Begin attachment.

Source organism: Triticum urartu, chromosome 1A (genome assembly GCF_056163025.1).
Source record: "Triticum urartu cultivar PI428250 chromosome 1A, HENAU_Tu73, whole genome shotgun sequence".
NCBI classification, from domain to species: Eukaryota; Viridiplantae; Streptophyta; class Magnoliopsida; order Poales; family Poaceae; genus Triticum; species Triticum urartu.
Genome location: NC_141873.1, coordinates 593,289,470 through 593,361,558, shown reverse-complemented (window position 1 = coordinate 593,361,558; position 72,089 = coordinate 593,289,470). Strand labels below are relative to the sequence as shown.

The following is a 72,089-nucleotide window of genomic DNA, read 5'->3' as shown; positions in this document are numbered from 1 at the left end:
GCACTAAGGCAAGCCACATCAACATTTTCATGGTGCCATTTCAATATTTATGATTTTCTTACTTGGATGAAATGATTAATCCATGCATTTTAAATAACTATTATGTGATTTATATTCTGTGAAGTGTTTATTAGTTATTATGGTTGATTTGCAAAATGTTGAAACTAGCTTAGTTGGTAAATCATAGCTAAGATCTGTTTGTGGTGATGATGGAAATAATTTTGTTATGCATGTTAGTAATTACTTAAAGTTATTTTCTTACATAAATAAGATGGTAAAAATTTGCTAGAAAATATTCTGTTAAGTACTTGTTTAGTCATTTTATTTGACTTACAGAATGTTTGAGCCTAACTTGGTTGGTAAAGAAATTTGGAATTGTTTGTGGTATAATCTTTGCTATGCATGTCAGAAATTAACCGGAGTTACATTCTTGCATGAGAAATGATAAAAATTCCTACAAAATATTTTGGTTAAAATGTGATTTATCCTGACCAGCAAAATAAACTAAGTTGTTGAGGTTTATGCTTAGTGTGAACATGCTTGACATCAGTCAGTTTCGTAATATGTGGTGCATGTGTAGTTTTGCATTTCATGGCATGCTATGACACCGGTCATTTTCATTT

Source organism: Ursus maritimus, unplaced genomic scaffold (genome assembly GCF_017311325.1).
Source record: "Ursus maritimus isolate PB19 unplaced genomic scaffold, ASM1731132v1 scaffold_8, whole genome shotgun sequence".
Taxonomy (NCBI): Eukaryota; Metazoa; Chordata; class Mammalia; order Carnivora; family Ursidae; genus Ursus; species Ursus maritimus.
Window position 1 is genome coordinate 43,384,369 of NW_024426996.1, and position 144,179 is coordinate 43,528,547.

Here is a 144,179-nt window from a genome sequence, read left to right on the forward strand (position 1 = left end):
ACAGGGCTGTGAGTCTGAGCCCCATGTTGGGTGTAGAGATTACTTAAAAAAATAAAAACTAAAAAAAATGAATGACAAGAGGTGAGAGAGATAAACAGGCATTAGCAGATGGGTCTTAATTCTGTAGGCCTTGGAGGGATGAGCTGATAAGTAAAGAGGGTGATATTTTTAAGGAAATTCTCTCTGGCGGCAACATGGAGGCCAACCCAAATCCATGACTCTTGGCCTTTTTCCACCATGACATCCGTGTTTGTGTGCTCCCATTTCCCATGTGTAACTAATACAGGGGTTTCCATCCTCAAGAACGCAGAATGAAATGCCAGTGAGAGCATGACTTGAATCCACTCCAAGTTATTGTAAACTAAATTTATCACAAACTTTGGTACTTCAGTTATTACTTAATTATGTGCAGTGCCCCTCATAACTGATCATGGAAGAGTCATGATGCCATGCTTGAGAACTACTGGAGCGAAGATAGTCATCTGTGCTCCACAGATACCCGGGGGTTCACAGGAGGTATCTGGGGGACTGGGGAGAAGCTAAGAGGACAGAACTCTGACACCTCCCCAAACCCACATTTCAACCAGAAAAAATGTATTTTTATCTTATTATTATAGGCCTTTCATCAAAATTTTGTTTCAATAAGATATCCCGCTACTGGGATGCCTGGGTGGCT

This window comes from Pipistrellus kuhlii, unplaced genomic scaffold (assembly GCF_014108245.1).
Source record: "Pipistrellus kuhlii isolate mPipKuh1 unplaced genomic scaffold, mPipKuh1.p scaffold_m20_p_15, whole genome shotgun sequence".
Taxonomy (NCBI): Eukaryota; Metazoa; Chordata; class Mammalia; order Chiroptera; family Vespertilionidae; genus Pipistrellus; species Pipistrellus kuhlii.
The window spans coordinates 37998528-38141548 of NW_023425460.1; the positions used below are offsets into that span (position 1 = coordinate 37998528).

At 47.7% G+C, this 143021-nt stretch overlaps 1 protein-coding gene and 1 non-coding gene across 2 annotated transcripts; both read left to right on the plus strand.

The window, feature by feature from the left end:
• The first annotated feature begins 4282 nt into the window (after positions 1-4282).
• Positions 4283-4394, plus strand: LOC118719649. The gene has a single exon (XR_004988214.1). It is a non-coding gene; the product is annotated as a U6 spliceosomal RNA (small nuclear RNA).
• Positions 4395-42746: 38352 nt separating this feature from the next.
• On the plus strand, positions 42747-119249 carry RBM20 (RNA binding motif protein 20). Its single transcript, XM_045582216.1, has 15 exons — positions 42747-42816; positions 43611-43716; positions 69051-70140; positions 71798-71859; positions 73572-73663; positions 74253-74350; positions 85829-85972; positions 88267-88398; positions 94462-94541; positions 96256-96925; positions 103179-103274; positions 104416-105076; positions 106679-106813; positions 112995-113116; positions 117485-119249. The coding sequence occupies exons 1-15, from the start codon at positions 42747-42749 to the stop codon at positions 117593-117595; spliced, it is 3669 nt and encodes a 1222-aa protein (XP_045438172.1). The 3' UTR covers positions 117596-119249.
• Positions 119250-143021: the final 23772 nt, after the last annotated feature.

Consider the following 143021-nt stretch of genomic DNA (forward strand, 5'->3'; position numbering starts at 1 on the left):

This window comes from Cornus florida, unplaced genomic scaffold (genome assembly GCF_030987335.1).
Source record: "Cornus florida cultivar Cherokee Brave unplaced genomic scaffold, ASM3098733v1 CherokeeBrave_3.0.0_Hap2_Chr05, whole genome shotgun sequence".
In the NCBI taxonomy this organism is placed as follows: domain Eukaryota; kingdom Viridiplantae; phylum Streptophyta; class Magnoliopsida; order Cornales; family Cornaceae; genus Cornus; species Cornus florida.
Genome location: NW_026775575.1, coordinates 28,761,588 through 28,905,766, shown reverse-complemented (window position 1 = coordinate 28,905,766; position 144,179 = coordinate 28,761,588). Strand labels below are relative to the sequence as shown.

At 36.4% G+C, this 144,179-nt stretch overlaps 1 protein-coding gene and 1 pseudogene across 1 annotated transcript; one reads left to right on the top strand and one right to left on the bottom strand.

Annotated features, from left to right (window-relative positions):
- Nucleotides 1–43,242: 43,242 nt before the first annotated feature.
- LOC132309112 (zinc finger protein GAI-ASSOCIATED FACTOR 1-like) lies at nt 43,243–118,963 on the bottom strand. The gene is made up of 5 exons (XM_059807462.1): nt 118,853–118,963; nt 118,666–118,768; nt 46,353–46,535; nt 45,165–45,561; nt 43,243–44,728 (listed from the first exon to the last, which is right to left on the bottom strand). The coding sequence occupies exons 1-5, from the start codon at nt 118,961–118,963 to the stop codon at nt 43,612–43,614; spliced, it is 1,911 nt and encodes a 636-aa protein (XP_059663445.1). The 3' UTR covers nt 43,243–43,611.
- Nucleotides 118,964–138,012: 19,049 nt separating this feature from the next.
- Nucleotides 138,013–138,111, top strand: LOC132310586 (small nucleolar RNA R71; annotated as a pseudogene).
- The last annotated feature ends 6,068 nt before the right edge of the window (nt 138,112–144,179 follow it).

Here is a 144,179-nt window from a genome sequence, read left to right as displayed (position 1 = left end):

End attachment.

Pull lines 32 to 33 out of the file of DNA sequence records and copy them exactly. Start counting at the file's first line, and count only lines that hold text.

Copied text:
- LOC132309112 (zinc finger protein GAI-ASSOCIATED FACTOR 1-like) lies at nt 43,243–118,963 on the bottom strand. The gene is made up of 5 exons (XM_059807462.1): nt 118,853–118,963; nt 118,666–118,768; nt 46,353–46,535; nt 45,165–45,561; nt 43,243–44,728 (listed from the first exon to the last, which is right to left on the bottom strand). The coding sequence occupies exons 1-5, from the start codon at nt 118,961–118,963 to the stop codon at nt 43,612–43,614; spliced, it is 1,911 nt and encodes a 636-aa protein (XP_059663445.1). The 3' UTR covers nt 43,243–43,611.
- Nucleotides 118,964–138,012: 19,049 nt separating this feature from the next.